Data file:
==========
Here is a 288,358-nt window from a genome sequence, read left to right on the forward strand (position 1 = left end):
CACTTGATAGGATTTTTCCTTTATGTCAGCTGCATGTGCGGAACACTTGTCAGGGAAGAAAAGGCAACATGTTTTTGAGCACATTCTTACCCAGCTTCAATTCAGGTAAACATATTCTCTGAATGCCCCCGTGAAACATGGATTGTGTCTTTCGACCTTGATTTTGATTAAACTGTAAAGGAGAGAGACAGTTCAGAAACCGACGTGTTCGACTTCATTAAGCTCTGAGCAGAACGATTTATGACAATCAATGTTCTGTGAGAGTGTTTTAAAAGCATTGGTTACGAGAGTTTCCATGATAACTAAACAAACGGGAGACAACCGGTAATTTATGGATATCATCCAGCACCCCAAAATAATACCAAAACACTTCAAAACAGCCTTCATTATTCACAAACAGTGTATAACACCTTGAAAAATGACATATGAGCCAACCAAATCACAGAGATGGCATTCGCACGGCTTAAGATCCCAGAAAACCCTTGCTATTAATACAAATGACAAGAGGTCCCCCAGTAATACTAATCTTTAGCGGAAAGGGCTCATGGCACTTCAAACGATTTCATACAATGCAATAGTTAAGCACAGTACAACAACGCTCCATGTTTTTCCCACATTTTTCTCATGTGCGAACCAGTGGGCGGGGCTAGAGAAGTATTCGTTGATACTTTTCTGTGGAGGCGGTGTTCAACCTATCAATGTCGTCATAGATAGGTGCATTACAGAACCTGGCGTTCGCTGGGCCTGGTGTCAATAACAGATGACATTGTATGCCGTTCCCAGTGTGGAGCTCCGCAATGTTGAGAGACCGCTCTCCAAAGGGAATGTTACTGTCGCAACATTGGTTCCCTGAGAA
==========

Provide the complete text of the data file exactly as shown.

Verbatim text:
Here is a 288,358-nt window from a genome sequence, read left to right on the forward strand (position 1 = left end):
CACTTGATAGGATTTTTCCTTTATGTCAGCTGCATGTGCGGAACACTTGTCAGGGAAGAAAAGGCAACATGTTTTTGAGCACATTCTTACCCAGCTTCAATTCAGGTAAACATATTCTCTGAATGCCCCCGTGAAACATGGATTGTGTCTTTCGACCTTGATTTTGATTAAACTGTAAAGGAGAGAGACAGTTCAGAAACCGACGTGTTCGACTTCATTAAGCTCTGAGCAGAACGATTTATGACAATCAATGTTCTGTGAGAGTGTTTTAAAAGCATTGGTTACGAGAGTTTCCATGATAACTAAACAAACGGGAGACAACCGGTAATTTATGGATATCATCCAGCACCCCAAAATAATACCAAAACACTTCAAAACAGCCTTCATTATTCACAAACAGTGTATAACACCTTGAAAAATGACATATGAGCCAACCAAATCACAGAGATGGCATTCGCACGGCTTAAGATCCCAGAAAACCCTTGCTATTAATACAAATGACAAGAGGTCCCCCAGTAATACTAATCTTTAGCGGAAAGGGCTCATGGCACTTCAAACGATTTCATACAATGCAATAGTTAAGCACAGTACAACAACGCTCCATGTTTTTCCCACATTTTTCTCATGTGCGAACCAGTGGGCGGGGCTAGAGAAGTATTCGTTGATACTTTTCTGTGGAGGCGGTGTTCAACCTATCAATGTCGTCATAGATAGGTGCATTACAGAACCTGGCGTTCGCTGGGCCTGGTGTCAATAACAGATGACATTGTATGCCGTTCCCAGTGTGGAGCTCCGCAATGTTGAGAGACCGCTCTCCAAAGGGAATGTTACTGTCGCAACATTGGTTCCCTGAGAA